Obituary: Lord Ardwick

JOHN ARDWICK - or John Beavan, or Lord Ardwick, for he tailored his 'signoff' according to the subject of his piece - was a supporter of the Independent from its brave beginnings in 1986, writes James Fergusson.

In the first place this was sentimental, for one of the founders, and for eight years its Deputy Editor, was Matthew Symonds, his son by Anne Symonds, the BBC World Service journalist. Ardwick was frankly sceptical about the newspaper's chances and declined offers to invest in its shares on the grounds that he would need the money to bail his son out when it folded. But when, by that strange combination of luck and alchemy that is now the stuff of hardback books, the Independent was launched into the world to a surprising succes d'estime, Ardwick became one of its loyalest admirers. If you rang him before lunch, he would complain that he had had a wasted morning because he could not put the paper down.

His commitment to the Independent, fortunately, went further than a subscription at his newsagent's. One of the less obvious problems of founding a new quality newspaper is that it has no one to write its obituaries. The average age of the paper's first staff was unusually low (it was said to be 32) and of retired staff (a traditional writing-pool for obituaries) there were none. John Ardwick in his several sobriquets personified our historical memory in two important subject areas - politics and journalism. He became an invaluable adviser and contributor.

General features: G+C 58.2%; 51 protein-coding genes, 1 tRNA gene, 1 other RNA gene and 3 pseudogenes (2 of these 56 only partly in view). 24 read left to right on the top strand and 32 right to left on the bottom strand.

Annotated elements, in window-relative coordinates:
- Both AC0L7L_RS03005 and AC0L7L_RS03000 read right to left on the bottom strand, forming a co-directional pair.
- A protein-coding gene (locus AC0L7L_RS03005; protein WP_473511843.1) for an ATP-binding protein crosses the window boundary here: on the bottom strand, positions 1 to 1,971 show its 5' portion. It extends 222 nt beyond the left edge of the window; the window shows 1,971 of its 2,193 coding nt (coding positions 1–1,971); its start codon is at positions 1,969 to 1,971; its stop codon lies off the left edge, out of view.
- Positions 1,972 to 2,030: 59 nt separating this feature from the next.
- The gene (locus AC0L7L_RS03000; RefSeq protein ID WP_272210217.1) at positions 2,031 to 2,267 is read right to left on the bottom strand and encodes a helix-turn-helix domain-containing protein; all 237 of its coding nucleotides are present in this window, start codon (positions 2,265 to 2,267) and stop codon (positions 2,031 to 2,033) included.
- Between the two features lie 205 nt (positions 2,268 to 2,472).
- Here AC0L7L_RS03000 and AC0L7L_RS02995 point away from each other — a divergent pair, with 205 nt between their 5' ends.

He it was who, in the middle of an awkward night less than three months after the paper was launched, dictated a seamless leading article on the death of Harold Macmillan. Over the years following he reported from the 'waiting- room', as he called the House of Lords, with obituaries of fellow Labour peers including Lords Blyton, Heycock and Underhill, Ponsonby of Shulbrede, Silkin of Dulwich and Stewart of Fulham, as well as such figures from journalism as Harold Hutchinson, Cecil King and - his junior by 24 years, untimely snatched - Peter Jenkins, the Independent's political commentator. Several hefty obituaries that he also wrote survive him.

The sparkle in Ardwick's eye was matched by the relish in his writing. He made no secret of enjoying this new work of his old age. He concluded his obituary of Michael Stewart in 1990 with a quotation from RH Tawney: 'To have useful and interesting work to do, and enough money to do it properly, is as much happiness as is good for the sons of Adam.'

(Photograph omitted)

Start your day with The Independent, sign up for daily news emails
Latest stories from i100
Have you tried new the Independent Digital Edition apps?
SPONSORED FEATURES
Independent Dating
and  

By clicking 'Search' you
are agreeing to our
Terms of Use.

iJobs Job Widget
iJobs People

Recruitment Genius: Internal Recruiter - Manufacturing

£20000 - £30000 per annum: Recruitment Genius: An Internal Recruiter (manufact...

Ashdown Group: HR Manager (CIPD) - Barking / East Ham - £50-55K

£50000 - £55000 per annum + 25 days holidays & benefits: Ashdown Group: HR Man...